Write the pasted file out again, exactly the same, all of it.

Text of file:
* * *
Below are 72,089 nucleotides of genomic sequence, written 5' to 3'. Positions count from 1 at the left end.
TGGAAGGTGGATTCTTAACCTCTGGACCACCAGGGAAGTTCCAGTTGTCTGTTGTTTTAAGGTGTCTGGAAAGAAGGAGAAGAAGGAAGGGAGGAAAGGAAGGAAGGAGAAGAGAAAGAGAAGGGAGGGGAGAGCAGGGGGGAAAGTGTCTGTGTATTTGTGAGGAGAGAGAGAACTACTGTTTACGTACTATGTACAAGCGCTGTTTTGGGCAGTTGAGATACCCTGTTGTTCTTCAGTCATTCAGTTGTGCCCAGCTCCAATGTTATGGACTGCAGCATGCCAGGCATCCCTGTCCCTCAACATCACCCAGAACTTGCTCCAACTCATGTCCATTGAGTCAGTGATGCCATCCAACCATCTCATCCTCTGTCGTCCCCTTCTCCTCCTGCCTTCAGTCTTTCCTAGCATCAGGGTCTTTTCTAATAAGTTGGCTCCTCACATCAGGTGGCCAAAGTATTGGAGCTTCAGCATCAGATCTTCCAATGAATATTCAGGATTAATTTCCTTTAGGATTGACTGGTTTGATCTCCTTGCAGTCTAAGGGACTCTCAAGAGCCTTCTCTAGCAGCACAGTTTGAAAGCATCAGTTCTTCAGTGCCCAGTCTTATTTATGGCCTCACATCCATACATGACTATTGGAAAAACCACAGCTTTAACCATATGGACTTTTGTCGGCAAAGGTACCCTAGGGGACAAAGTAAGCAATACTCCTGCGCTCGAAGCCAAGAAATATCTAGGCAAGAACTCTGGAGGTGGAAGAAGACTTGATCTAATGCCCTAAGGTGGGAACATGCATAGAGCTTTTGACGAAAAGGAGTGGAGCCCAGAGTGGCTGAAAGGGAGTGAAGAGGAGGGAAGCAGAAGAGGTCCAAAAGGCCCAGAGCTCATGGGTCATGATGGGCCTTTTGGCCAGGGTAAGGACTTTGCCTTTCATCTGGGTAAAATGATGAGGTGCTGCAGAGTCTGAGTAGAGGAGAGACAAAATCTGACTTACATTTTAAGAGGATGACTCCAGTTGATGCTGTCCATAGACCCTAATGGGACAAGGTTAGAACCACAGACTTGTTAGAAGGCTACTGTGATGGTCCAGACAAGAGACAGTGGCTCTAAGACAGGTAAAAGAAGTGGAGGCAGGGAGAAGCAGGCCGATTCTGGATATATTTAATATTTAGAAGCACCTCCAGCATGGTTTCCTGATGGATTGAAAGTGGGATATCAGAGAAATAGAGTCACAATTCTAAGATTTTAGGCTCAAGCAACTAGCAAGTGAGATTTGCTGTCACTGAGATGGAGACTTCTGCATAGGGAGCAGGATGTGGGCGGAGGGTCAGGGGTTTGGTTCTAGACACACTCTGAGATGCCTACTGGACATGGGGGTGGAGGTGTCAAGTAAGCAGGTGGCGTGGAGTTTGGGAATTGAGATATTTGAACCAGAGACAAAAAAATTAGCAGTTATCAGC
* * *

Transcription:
Below are 72,089 nucleotides of genomic sequence, written 5' to 3'. Positions count from 1 at the left end.
TGGAAGGTGGATTCTTAACCTCTGGACCACCAGGGAAGTTCCAGTTGTCTGTTGTTTTAAGGTGTCTGGAAAGAAGGAGAAGAAGGAAGGGAGGAAAGGAAGGAAGGAGAAGAGAAAGAGAAGGGAGGGGAGAGCAGGGGGGAAAGTGTCTGTGTATTTGTGAGGAGAGAGAGAACTACTGTTTACGTACTATGTACAAGCGCTGTTTTGGGCAGTTGAGATACCCTGTTGTTCTTCAGTCATTCAGTTGTGCCCAGCTCCAATGTTATGGACTGCAGCATGCCAGGCATCCCTGTCCCTCAACATCACCCAGAACTTGCTCCAACTCATGTCCATTGAGTCAGTGATGCCATCCAACCATCTCATCCTCTGTCGTCCCCTTCTCCTCCTGCCTTCAGTCTTTCCTAGCATCAGGGTCTTTTCTAATAAGTTGGCTCCTCACATCAGGTGGCCAAAGTATTGGAGCTTCAGCATCAGATCTTCCAATGAATATTCAGGATTAATTTCCTTTAGGATTGACTGGTTTGATCTCCTTGCAGTCTAAGGGACTCTCAAGAGCCTTCTCTAGCAGCACAGTTTGAAAGCATCAGTTCTTCAGTGCCCAGTCTTATTTATGGCCTCACATCCATACATGACTATTGGAAAAACCACAGCTTTAACCATATGGACTTTTGTCGGCAAAGGTACCCTAGGGGACAAAGTAAGCAATACTCCTGCGCTCGAAGCCAAGAAATATCTAGGCAAGAACTCTGGAGGTGGAAGAAGACTTGATCTAATGCCCTAAGGTGGGAACATGCATAGAGCTTTTGACGAAAAGGAGTGGAGCCCAGAGTGGCTGAAAGGGAGTGAAGAGGAGGGAAGCAGAAGAGGTCCAAAAGGCCCAGAGCTCATGGGTCATGATGGGCCTTTTGGCCAGGGTAAGGACTTTGCCTTTCATCTGGGTAAAATGATGAGGTGCTGCAGAGTCTGAGTAGAGGAGAGACAAAATCTGACTTACATTTTAAGAGGATGACTCCAGTTGATGCTGTCCATAGACCCTAATGGGACAAGGTTAGAACCACAGACTTGTTAGAAGGCTACTGTGATGGTCCAGACAAGAGACAGTGGCTCTAAGACAGGTAAAAGAAGTGGAGGCAGGGAGAAGCAGGCCGATTCTGGATATATTTAATATTTAGAAGCACCTCCAGCATGGTTTCCTGATGGATTGAAAGTGGGATATCAGAGAAATAGAGTCACAATTCTAAGATTTTAGGCTCAAGCAACTAGCAAGTGAGATTTGCTGTCACTGAGATGGAGACTTCTGCATAGGGAGCAGGATGTGGGCGGAGGGTCAGGGGTTTGGTTCTAGACACACTCTGAGATGCCTACTGGACATGGGGGTGGAGGTGTCAAGTAAGCAGGTGGCGTGGAGTTTGGGAATTGAGATATTTGAACCAGAGACAAAAAAATTAGCAGTTATCAGC